This project will start during the 2020/2021 school year, and add a new addition to the back of the building. The existing 1911 building will see a thorough rebuild – which will mean students will move to Ft. Boise next year.
Design work is underway, and public feedback is expected this fall. The aim of the project is to remove portables on-site and boost accessibility – as well as increasing safety and security.
Valley View Elementary
Valley View will get a new school building, built behind the existing facility. Work will start in 2020 and should be done in time for the 2021-2022 school year.
A new free-standing kitchen and cafeteria will pop up on the campus of the current school on Latah St. on the Boise Bench. The building is slated to go behind the school – and will eliminate a situation where food delivery trucks must drive across the playground area to reach the kitchen.
The Tigers of Hillcrest on the Boise Bench will soon have a new kitchen and cafeteria building, too. It will sit on the SW corner of the school site, away from the main building.
“This is going to open up some space in the current kitchen. In the current kitchen spot will be some community space and the music room will be relocated,” Boise Schools area director Becca Anderson said.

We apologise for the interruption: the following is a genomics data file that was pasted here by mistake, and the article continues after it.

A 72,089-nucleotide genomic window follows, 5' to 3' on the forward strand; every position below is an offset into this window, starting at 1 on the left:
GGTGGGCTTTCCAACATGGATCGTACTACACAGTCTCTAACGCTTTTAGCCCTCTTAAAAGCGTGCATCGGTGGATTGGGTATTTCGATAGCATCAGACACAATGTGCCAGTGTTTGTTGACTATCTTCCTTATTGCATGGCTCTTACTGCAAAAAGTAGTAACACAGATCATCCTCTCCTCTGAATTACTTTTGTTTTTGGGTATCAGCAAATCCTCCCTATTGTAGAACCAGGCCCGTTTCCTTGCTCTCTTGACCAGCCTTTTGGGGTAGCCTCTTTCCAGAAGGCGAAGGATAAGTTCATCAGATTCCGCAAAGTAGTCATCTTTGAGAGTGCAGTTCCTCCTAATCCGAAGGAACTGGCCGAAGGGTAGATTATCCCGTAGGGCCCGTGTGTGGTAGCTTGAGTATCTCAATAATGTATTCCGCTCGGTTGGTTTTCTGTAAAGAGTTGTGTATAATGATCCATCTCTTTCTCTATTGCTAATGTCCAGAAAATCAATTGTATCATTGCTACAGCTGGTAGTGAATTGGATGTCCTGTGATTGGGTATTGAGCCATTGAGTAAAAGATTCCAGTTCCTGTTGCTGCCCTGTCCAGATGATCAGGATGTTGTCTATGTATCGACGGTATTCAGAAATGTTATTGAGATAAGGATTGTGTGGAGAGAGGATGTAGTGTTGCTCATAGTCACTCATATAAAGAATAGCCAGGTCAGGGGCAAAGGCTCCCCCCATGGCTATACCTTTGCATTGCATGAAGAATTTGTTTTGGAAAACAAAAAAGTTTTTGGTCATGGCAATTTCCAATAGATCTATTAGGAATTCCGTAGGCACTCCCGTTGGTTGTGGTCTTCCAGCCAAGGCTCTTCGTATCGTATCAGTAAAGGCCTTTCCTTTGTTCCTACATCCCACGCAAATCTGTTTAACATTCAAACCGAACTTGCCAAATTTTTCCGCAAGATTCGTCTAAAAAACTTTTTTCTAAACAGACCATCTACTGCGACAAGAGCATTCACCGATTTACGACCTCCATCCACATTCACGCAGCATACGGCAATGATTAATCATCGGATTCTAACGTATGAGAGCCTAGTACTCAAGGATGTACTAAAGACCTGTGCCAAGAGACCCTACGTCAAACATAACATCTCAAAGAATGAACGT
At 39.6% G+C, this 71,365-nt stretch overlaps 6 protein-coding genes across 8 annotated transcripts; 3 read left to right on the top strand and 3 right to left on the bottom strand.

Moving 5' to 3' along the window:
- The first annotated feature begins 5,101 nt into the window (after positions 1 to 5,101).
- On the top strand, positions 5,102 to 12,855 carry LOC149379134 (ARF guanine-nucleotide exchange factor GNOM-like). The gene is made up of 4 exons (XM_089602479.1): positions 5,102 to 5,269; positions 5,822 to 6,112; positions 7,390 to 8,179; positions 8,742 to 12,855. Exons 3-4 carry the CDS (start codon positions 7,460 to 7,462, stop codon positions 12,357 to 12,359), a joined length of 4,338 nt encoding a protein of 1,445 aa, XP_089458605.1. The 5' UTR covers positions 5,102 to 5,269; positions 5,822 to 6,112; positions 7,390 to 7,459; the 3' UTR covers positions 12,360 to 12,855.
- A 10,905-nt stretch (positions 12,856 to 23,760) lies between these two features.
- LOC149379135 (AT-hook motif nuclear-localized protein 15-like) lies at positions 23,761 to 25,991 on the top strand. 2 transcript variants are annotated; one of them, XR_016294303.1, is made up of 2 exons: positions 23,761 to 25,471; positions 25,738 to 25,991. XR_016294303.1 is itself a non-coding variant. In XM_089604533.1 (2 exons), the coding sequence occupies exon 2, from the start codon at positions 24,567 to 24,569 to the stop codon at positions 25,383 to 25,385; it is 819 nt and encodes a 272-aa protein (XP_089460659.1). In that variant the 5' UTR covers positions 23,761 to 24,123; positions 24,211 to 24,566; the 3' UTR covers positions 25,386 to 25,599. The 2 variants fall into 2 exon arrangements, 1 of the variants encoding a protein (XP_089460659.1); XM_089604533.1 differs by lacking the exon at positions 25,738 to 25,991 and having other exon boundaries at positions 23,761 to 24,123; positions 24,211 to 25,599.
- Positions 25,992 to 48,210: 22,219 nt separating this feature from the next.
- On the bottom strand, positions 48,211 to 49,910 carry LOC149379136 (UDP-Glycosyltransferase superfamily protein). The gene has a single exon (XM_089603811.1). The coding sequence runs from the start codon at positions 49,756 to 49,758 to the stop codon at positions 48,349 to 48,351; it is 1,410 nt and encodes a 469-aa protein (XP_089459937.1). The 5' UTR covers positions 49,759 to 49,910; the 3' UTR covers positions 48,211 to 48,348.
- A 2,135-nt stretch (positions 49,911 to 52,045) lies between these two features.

The freestanding buildings at Hillcrest, Jefferson and elsewhere could serve neighborhood and community programs.
New Harris Ranch school
This project is “still a ways down the road,” Anderson said. As BoiseDev first reported, the school will not have its own outdoor space, but will share it with the Harris Ranch Village Green, across a street.
“(Harris Ranch developers are) still working on infrastructure,” Anderson said. She said that must happen before “we even get to talk about a timeline, because the timeline for the infrastructure comes first.”
Parents have been clamoring for the new school, but Roberts said the ball is in the court of the developer.
“There are some patrons out there that are frustrated we haven’t started, but infrastructure from the developer has to come first before we can do that,” Roberts said. “To be honest, we are accommodating those students at Riverside and at Adams.”
Rosevelt, Collister, Longfellow
Projects at these schools have not yet started but are part of the bond and will happen in coming years, according to Roberts.